• Summary
  • Contents
  • Subject index

What are we to make of Bakhtin? Nearly 20 years after his death, the full richness of his ideas has still not been digested. For many people working in the sicial sciences, he remains a mysterious and impenetrable writer. Many are conscious that his ideas are relevant for sociology and cultural studies, but would be hard pressed to give chapter and verse. Others regard Bakhtin as a figure who contributed to the literary and philologic fields of study. This accessible and thoughtful text aims to demonstrate the relevance of Bakhtin to the human sciences. It argues that most of the current literature has been characterized by a superficial appropriation of Bakhtinian ideas and neologisms. What has been neglected is a serious engagement with his core ideas and a sustained reflection on their implications for social and cultural theory. The book aims to extend Bakhtin's ideas into the mainstream social sciences and to reconsider Bakhtin as a social thinker, not just as a literary theorist. The contributors have diverse backgrounds in the social and human sciences. The contributions are organized around the four main themes in Bakhtin's work: dialogics, carnivals, conversations, and ethics and everyday life. The book is equipped with a lively introduction that discusses the importance of Bakhtin as a major intellectual figure and attempts to situate his ideas in current theoretical trends and developments. Suggestive, accurate, and insightful, this book will be of interest to students and researchers working in the fields of the sociology of culture and cultural studies.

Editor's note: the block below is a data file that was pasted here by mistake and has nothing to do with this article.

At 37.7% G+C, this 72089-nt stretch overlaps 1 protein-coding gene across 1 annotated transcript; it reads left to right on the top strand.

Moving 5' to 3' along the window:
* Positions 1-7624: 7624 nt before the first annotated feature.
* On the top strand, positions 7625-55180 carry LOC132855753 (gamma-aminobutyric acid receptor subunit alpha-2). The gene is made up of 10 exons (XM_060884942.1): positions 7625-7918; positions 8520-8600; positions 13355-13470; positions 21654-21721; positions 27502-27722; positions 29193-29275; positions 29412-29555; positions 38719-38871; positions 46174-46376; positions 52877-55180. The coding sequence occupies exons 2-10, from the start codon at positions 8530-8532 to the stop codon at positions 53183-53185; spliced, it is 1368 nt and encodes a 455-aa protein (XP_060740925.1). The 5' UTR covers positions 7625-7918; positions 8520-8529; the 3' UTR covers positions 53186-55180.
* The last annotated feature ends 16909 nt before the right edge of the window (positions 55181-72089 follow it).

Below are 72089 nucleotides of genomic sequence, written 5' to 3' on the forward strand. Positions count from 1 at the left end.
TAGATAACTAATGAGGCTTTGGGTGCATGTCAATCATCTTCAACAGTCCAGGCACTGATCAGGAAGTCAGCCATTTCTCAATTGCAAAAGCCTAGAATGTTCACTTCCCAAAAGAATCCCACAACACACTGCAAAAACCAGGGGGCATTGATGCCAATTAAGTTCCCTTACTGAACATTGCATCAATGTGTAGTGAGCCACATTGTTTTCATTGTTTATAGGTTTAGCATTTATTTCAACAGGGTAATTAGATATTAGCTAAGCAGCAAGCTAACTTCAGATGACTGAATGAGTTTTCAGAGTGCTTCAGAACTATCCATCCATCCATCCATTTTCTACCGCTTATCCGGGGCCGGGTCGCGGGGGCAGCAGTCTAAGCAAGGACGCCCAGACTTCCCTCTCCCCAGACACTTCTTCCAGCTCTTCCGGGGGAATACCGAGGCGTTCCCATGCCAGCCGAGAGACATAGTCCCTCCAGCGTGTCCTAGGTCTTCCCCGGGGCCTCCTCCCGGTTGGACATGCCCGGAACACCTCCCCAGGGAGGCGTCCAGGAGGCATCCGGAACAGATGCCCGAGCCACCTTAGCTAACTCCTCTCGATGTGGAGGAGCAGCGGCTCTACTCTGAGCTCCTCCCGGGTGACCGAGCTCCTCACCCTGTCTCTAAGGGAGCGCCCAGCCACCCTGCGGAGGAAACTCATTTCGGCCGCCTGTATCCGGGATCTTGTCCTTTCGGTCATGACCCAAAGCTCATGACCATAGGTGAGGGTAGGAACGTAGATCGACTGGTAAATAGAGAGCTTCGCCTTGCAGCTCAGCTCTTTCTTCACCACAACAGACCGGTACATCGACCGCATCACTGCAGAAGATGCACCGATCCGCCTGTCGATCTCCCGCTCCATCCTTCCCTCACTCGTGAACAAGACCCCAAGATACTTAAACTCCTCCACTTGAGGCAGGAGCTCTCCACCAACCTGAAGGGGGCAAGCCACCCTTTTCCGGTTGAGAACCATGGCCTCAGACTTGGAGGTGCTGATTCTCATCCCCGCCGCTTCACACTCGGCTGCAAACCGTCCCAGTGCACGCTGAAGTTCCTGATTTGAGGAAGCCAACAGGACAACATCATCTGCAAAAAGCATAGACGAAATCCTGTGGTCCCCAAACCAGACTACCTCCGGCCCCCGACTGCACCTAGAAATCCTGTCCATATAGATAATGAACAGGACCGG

Bakhtin and Mannheim: An Introductory Dialogue
Bakhtin and Mannheim: An introductory dialogue
Raymond A.Morrow

For in the ideological horizon of any epoch and any social group there is not one, but several mutually contradictory truths, not one but several diverging ideological paths. … Such is the dialectic of real life.

– Mikhail Bakhtin and P.N. Medvedev1

No one social stratum, no one class is the bearer of the total movement; nor is it legitimate to assess this global process merely in terms of the contributions of one class … the harmony of the whole can be grasped only by taking into account the whole contrapuntal pattern of all the voices.

– Karl Mannheim2

There is no basis for assuming that there were mutual influences between Karl Mannheim (1893–1947), the Hungarian philosopher ...

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